May also appear as dried, or spray dried. Sometimes the type and part of animals used is specified, such as in “Chicken Digest”, “Lamb Digest” or “Poultry Liver Digest”

AAFCO: Material which results from chemical and/or enzymatic hydrolysis of clean and undecomposed animal tissue. The animal tissues used shall be exclusive of hair, horns, teeth, hooves and feathers, except in such trace amounts as might occur unavoidably in good factory practice and shall be suitable for animal feed. .

A cooked-down broth made from specified, or worse, unspecified parts of specified or unspecified animals (depending on the type of digest used). If the source is unspecified (e.g. “Animal” or “Poultry”, the animals used can be obtained from any source, so there is no control over quality or contamination. Any kind of animal can be included: “4-D animals” (dead, diseased, disabled, or dying prior to slaughter), goats, pigs, horses, rats, misc. roadkill, animals euthanized at shelters, restaurant and supermarket refuse and so on.

 

Flavor

A substance, such as an extract or spice, that add flavor to a product.

The manufacturer may or may not give more detailed information about what is used for flavoring and whether it is made from a natural or chemical substance.

 

Glandular Meal

I have not been able to locate an official definition for this product so far.

Since it is used as a “source of liver flavor” in poor quality foods, it is safe to assume that it is a meal obtained from the livers and other glands of various, unspecified animals. As with all generic, unspecified ingredients, it is wise to avoid.

Fruits & Vegetables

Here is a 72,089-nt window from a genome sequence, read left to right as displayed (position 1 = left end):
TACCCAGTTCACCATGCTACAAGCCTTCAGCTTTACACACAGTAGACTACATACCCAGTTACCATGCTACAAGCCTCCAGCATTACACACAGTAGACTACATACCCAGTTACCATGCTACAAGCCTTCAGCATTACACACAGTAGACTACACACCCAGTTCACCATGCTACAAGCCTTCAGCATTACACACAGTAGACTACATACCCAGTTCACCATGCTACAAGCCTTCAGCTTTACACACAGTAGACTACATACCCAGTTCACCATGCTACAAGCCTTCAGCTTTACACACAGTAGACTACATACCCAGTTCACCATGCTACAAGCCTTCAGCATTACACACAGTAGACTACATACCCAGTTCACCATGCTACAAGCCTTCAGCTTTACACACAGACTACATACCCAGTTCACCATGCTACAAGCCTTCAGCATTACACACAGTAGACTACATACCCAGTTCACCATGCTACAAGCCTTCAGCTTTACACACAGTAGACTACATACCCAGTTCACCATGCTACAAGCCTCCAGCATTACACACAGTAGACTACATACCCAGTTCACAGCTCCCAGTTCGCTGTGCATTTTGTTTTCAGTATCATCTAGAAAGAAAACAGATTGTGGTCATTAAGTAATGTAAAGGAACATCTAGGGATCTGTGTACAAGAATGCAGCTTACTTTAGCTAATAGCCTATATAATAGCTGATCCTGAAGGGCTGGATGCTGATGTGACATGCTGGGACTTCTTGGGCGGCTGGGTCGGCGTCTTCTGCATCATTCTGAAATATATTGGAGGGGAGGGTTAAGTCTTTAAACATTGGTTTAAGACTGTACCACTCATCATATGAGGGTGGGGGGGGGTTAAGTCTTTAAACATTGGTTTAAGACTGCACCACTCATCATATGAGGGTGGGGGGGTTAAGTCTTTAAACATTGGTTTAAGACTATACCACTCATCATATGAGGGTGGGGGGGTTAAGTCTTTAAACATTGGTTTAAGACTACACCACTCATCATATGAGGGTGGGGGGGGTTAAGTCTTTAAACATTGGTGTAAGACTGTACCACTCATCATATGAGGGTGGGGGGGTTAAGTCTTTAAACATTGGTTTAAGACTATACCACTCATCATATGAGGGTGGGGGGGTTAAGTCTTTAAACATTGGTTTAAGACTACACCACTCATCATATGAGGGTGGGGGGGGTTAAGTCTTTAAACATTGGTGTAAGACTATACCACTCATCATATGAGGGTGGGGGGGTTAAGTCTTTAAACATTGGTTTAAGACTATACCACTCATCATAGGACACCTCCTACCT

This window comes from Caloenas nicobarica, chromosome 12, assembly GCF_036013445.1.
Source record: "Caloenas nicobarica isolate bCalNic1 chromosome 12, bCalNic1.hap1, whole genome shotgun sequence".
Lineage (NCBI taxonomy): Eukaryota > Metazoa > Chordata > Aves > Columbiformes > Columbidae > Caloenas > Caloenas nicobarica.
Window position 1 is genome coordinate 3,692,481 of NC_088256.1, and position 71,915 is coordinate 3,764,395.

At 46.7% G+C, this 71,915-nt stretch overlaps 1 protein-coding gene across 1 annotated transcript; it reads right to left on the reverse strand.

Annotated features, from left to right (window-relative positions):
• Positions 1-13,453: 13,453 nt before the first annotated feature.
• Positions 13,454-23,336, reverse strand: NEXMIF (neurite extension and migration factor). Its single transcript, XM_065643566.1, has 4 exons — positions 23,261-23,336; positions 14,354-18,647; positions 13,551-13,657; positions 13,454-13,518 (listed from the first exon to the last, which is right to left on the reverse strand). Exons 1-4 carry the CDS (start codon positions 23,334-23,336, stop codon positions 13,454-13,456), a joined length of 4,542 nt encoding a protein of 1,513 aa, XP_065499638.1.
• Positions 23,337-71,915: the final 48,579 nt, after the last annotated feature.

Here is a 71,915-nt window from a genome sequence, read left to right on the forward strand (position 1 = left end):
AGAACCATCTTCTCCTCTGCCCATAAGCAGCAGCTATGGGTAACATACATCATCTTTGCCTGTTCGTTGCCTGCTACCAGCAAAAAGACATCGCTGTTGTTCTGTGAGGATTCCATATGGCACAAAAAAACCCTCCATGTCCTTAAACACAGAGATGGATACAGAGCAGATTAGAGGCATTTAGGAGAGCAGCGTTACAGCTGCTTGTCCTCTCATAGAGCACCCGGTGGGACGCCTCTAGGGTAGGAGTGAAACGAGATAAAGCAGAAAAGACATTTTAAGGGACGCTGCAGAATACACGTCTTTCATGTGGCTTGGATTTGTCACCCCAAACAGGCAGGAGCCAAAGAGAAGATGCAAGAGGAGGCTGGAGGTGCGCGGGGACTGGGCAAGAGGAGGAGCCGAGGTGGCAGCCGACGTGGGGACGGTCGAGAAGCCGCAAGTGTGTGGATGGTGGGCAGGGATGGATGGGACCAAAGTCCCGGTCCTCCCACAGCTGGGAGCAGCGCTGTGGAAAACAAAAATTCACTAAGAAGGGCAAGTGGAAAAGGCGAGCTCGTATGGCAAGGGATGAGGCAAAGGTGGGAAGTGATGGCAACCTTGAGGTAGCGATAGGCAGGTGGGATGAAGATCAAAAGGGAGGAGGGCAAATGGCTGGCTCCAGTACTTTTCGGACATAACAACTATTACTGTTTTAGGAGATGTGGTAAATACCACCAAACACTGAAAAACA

Apple Pomace

AAFCO: The mixture of apple skins, pulp, and crushed seeds.

An inexpensive byproduct of human food processing. Does not contain the whole complement of nutrients as whole fresh or dried apples.

 

Citrus Pulp

Citrus Pulp is the dried residue of peel, pulp and seeds of oranges, grapefruit and other citrus fruit.

This inexpensive byproduct is mainly used as a bulk carbohydrate concentrate in cattle feed but also added as a source of fiber in dog food. Since the peel and some twigs and leaves are also included, there is a possibility of residues from pesticides and synthetic fertilizers.

 

Grape Pomace

AAFCO: The mixture of grape skins, pulp, and crushed seeds.

An inexpensive byproduct left over from pressing grapes for juice or wine. The product contributes some fiber but otherwise has little to no nutritinal value. Grapes have also shown to contain a substance that is toxic to dogs, so they should not be fed at all.

 

Preservatives

BHA

Butylated Hydroxysanisole – a white, waxy phenolic antioxidant, C11H16O2, used to preserve fats and oils, especially in foods.

Banned from human use in many countries but still permitted in the US. Possible human carcinogen, apparently carcinogenic in animal experiments. The oxidative characteristics and/or metabolites of BHA and BHT may contribute to carcinogenicity or tumorigenicity.

 

BHT

Butylated Hydroxytoluene – a crystalline phenolic antioxidant, C15H24O, used to preserve fats and oils, especially in foods.

Banned from human use in many countries but still permitted in the US. Possible human carcinogen, apparently carcinogenic in animal experiments. The oxidative characteristics and/or metabolites of BHA and BHT may contribute to carcinogenicity or tumorigenicity.

 

Ethoxyquin

6-ethoxy-1,2-dihydro-2,2,4-trimethylquinoline. Antioxidant; also a post-harvest dip to prevent scald on apples and pears.